What’s Love Got to do With It?

In his new book, Confessions
of a Radical Industrialist: Profits, People, Purpose—Doing Business By
Respecting the Earth
, published by St. Martin’s Press, Interface CEO Ray
Anderson presents his argument and process for transforming Interface Inc. from
a typical petroleum-intensive corporation of the 21st century into
an organization on course to achieve a zero carbon footprint by the year 2020.
Many of us connected with the commercial A&D community are familiar with
this goal, Mission Zero, from Anderson’s many public appearances at NeoCon®,
Greenbuild, and other industry events. But many of us may not be as familiar
with its origins and implementation. 

Influenced by the brilliant book The Ecology of Commerce by environmentally-minded
entrepreneur Paul Hawken, Anderson committed to transforming the carpet company
he had founded in 1973 into a model of sustainability for the future. The
process began in 1994, and has continued on pace ever since, sometimes slowed
(but never stopped) by global economic realities and buoyed all along by a
critical alignment in corporate culture from Anderson’s office right down to
the factory floor. (In a humorous anecdote, Anderson tells the story of how one
skeptical executive from another corporation, by the end of a visit to
Interface for a lesson in sustainable industry, described that culture as
nothing short of love.)

In Anderson’s view, the path to true sustainability—defined
by the author as the continued healthy, balanced existence into the indefinite
future of the biosphere (nature) and the technosphere (industry) on this thin
shell (Earth)—lies in the rethinking of our entire industrial system, which is
currently in the “iron grip” of the environmental impact equation that emerged from
the first Industrial Revolution: Environmental Impact = Population x Affluence
x Tehnology (I = P x  A x T). In
this equation, the T represents current technologies that are fossil
fuel-driven, focused on labor productivity, abusive, wasteful, and extract from
the earth without giving back. “This made sense 300 years ago when people were
scarce and nature was bountiful,” says Anderson.

 He goes on to say that this equation is deeply problematic,
and underscores a flawed economic system where the gap between what we have and
what we want defines all economic progress. It ignores the consequences of its
actions. In the second Industrial Revolution—no time like the present—the
environmental impact equation should look more like this: I = P x A / T2,
where T represents technologies that are renewable, cyclical, benign,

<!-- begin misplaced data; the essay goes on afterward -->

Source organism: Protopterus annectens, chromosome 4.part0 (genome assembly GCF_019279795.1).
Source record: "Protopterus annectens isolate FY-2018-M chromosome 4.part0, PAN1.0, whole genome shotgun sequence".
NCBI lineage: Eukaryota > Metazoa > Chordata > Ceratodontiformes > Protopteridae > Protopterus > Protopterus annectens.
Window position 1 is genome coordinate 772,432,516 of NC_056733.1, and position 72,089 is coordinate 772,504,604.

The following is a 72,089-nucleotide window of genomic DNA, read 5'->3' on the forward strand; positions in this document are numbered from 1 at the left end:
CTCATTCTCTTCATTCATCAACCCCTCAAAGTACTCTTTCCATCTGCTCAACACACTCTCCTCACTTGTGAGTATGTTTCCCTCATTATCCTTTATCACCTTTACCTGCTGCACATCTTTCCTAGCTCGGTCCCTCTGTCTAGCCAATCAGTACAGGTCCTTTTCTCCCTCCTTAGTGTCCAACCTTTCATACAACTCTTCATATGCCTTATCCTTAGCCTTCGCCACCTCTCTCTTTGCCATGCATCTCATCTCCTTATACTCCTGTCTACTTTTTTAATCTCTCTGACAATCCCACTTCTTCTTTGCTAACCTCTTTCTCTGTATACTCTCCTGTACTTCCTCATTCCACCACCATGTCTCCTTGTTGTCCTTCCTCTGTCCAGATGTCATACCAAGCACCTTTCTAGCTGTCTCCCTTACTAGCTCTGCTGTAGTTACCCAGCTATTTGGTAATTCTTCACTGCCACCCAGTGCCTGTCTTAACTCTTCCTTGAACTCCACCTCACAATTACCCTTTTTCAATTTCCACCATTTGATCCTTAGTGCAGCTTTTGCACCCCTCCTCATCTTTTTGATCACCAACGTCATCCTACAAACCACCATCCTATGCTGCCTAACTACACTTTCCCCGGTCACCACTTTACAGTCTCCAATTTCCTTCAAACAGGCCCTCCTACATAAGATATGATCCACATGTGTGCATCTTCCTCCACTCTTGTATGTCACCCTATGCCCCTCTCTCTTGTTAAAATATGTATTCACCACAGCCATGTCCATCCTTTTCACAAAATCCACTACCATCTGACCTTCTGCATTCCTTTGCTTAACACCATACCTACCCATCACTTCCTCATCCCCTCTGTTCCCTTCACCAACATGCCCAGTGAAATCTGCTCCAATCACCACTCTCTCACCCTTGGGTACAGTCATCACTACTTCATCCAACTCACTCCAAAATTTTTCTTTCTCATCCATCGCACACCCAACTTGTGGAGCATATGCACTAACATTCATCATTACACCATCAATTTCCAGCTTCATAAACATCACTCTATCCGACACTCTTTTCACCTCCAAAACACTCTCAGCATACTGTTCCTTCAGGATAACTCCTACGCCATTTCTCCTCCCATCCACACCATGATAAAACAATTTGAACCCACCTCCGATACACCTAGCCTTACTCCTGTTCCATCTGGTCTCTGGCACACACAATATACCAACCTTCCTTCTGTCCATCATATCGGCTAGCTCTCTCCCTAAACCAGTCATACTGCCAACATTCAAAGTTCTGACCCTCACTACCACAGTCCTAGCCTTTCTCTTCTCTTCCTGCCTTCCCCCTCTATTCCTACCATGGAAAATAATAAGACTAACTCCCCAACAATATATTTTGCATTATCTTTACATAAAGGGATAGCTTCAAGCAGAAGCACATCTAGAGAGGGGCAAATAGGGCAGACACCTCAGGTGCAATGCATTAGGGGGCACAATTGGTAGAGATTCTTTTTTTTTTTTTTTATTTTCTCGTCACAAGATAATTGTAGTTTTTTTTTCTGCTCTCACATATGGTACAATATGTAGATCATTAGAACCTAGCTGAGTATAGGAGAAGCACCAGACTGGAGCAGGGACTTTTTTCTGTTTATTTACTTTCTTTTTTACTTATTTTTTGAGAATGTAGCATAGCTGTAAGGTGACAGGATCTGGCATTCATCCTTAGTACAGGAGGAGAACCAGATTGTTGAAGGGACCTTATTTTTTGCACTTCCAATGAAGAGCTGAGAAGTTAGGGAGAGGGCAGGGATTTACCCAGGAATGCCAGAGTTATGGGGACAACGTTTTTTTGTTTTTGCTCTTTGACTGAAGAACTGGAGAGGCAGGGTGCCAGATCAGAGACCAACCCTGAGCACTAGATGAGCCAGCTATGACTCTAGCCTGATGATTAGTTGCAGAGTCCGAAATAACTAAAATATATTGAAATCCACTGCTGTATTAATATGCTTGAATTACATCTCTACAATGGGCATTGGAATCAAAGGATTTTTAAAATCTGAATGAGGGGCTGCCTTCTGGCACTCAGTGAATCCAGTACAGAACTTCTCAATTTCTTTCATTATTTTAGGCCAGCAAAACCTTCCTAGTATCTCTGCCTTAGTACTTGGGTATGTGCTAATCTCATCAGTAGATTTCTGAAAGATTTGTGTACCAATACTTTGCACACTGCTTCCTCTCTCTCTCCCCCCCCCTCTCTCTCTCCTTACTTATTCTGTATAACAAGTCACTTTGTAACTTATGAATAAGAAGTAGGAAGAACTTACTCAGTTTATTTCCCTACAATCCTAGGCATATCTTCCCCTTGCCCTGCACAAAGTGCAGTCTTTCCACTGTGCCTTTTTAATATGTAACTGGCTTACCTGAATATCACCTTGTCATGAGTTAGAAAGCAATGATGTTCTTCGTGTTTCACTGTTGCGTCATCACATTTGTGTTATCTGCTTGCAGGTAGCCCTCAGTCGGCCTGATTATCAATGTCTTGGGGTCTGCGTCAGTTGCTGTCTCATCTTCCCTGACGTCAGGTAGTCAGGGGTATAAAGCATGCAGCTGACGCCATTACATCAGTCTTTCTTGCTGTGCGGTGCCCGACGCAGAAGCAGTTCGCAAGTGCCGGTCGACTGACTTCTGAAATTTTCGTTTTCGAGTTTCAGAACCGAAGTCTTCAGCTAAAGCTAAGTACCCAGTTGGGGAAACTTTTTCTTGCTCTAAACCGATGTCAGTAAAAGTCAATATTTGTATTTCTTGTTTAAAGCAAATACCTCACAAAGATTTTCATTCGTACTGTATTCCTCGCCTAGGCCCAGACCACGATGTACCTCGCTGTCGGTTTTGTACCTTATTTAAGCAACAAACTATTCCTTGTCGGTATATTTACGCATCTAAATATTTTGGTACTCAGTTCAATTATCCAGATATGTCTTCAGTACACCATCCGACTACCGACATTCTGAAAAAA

solar/hydrogen-driven, emulate nature, and focus on resource productivity.

This new equation is obtainable if the corporation of the
future adheres to the seven faces of “Mt. Sustainability”: eliminate waste;
benign emissions; renewable energy; close the loop; use resource-efficient
transportation; sensitize stakeholders (culture shift); and redefine commerce.
In practicing what he preaches, Anderson’s own company, Interface, has cut
greenhouse gas emissions by 82 percent; cut fossil fuel consumption by 60
percent; cut waste by 66 percent; cut water use by 75 percent; and increased
sales by 66 percent, doubled earnings, and raised profit margins all since
1994—the example he uses to assert that the sustainable corporation of the
future is indeed within reach. Anderson’s prediction is that the typical
corporation of today “will become the proverbial fish out of water.”

It took 10 years of convincing, but Wall Street finally
grasped Anderson’s unwavering intentions to build a green manufacturer—an
important milestone in the aforementioned culture shift. And eventually, says
Anderson, the environmental impact should resemble something more like I = P x
A / T2  x H, where H
represents Happiness. The ideal sustainable world, he says, will defy today’s
capitalistic principles of “more is better,” and instead be defined by “more
happiness with less stuff.”

Click here for a video clip of Ray Anderson talking about his radical
industrialist principles.

One Comment

  1. Hmm, sounds very…I dunno, zen, or something? I definitely feel a lot less weighed down when I have less stuff, but I don't know that it actually contributes to happiness. Maybe it just contributes to less stress so that the happiness can shine through?